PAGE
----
One of the most exciting filmmakers on the scene, Sean Baker has produced some of the definitive masterpieces of the last decade, famously including Tangerine and The Florida Project. A graduate of NYU’s prestigious Tisch School of the Arts, Baker has gone on to explore the conditions of marginalised communities through his masterfully poetic works.
In an interview, Baker said that he saw himself as a political filmmaker but the current landscape was unflattering: “I don’t feel like I see enough of it going on in mainstream cinema and TV. I consider Moonlight a political film. I think Jordan Peele (director of Get Out) made an incredible achievement. He made a social thriller using a genre film to reach mainstream audiences and spark a discussion on race issues. So some of my peers definitely are doing it and I just want to be a part of that.”
Adding, “All of my films have something to do with the people left behind by the American Dream, living on the outskirts. These days, unfortunately, materialism has really taken its place. It’s more about success and image and money and consumerism. I think those who are the unfortunate by-product of that are the ones who are then forced to live in the shadows of it. The American Dream is a different thing these days. I think you can see, based on where the election went, where people’s heads are in terms of what they consider success – and that’s a very sad thing in my eyes.”
Criterion invited Baker to curate a collection of some of his favourite films of all time in order to provide his fans with better insights into his personal filmmaking journey. As expected, Baker is an admirer of cinema from all corners of the world. In his list, Baker paid tributes to seminal movements such as the French New Wave as well as contemporary filmmaking.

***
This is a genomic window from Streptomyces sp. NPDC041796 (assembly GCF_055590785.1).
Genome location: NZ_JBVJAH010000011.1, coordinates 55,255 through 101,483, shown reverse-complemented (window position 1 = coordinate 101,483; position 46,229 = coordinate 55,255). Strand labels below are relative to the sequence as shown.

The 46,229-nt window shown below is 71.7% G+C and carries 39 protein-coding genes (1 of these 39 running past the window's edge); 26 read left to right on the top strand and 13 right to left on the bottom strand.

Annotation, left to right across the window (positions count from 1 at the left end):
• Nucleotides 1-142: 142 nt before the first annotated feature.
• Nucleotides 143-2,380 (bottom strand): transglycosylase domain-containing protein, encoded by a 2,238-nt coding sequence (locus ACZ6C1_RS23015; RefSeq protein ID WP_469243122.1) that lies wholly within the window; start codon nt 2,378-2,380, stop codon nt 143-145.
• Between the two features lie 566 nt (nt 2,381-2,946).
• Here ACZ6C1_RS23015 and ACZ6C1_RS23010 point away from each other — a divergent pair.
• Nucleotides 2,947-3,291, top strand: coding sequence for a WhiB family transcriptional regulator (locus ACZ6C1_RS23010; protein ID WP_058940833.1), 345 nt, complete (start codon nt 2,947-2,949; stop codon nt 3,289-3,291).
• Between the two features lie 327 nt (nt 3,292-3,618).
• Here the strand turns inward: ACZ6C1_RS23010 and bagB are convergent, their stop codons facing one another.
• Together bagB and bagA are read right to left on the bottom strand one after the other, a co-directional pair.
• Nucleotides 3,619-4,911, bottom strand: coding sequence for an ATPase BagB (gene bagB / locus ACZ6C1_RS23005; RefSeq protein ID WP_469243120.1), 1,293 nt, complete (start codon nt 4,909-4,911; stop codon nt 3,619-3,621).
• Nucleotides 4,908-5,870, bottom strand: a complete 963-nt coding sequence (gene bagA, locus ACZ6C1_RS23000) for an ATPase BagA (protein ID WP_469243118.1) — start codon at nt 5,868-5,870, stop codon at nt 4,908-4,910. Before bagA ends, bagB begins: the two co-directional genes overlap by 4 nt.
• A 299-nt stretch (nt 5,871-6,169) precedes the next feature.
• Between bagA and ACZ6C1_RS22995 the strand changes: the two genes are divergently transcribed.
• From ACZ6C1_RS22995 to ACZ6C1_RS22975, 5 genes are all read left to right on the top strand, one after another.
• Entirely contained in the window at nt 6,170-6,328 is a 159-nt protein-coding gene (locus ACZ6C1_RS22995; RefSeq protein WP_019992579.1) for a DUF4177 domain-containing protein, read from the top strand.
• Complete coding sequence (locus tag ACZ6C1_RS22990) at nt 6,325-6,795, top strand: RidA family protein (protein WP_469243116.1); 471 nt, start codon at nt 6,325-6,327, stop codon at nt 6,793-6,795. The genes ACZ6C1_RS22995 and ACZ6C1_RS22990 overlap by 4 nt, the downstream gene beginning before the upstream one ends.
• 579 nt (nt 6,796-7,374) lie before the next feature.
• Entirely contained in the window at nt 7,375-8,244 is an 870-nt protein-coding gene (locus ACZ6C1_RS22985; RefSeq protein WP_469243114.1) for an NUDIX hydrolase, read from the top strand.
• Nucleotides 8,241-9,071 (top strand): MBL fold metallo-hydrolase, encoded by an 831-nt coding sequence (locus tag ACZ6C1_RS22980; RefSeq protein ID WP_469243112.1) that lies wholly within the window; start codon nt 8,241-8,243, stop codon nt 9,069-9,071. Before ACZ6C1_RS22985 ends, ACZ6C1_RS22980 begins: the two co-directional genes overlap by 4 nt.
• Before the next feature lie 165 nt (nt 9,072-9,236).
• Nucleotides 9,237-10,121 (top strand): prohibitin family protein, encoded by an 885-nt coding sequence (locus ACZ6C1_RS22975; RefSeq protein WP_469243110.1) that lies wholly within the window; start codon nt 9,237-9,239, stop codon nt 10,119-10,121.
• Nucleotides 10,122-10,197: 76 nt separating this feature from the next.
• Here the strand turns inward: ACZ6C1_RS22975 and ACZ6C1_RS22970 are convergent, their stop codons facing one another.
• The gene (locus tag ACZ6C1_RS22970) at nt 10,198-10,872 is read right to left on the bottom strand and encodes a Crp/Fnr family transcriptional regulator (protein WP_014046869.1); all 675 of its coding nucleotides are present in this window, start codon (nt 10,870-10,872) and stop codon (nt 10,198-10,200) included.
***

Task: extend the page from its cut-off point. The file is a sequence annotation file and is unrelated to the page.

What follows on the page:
While talking about Mike Leigh’s magnum opus, Baker said: “Although Mike Leigh’s family dramas, such as High Hopes and Secrets & Lies, have had a more apparent influence on my work, Naked is my favourite film of Leigh’s. It’s in my top ten favourite films ever made. It’s an exhausting odyssey that never gets the characters (or the viewer) home again. ‘Tell me, love, are you aware of the effect you have on the average mammalian, Mancunian, XY-ly chromosome, slavering, lusty male member of the species?’ Now, that’s dialogue!”
He also cited a South Korean pioneer as one of the filmmakers he admires the most: “Lee Chang-dong is a living master. (I hope that Criterion puts out Oasis eventually—nudge, nudge.) Jeon Do-yeon delivers such a powerful performance. I wish I knew Korean, because I’m sure I would appreciate the film even more…which seems almost impossible because I adore it so.”
Check out some of the cinematic masterpieces that Sean Baker enjoys, ranging from New Hollywood masterpieces to criminally neglected gems from recent developments such as the South Korean New Wave.
See the full list below.
Sean Baker’s 10 favourite films:
- The films of John Cassavetes
- Naked (Mike Leigh, 1993)
- À nos amours (Maurice Pialat, 1983)
- The films of Éric Rohmer
- Secret Sunshine (Lee Chang-dong, 2007)
- Harold and Maude (Hal Ashby, 1971)
- RoboCop (Paul Verhoeven, 1987)
- Scenes from a Marriage (Ingmar Bergman, 1973)
- Rosetta (Dardenne brothers, 1999)
- Breaking the Waves (Lars von Trier, 1996)
Baker rounded off his list with a 1996 drama by Lars von Trier called Breaking the Waves which conducts a psychosexual examination of the human condition. The film also convinced Baker to break up with his own girlfriend when he first saw it.
The director explained: “So I was in a crowded New York City cinema in 1997 watching Breaking the Waves in absolute awe as my girlfriend talked through the entire film, joked with her friends, and continually jumped up and down for cigarette breaks. I realised at that moment that I was dumping her. Thank you, Lars, for helping me see the light.”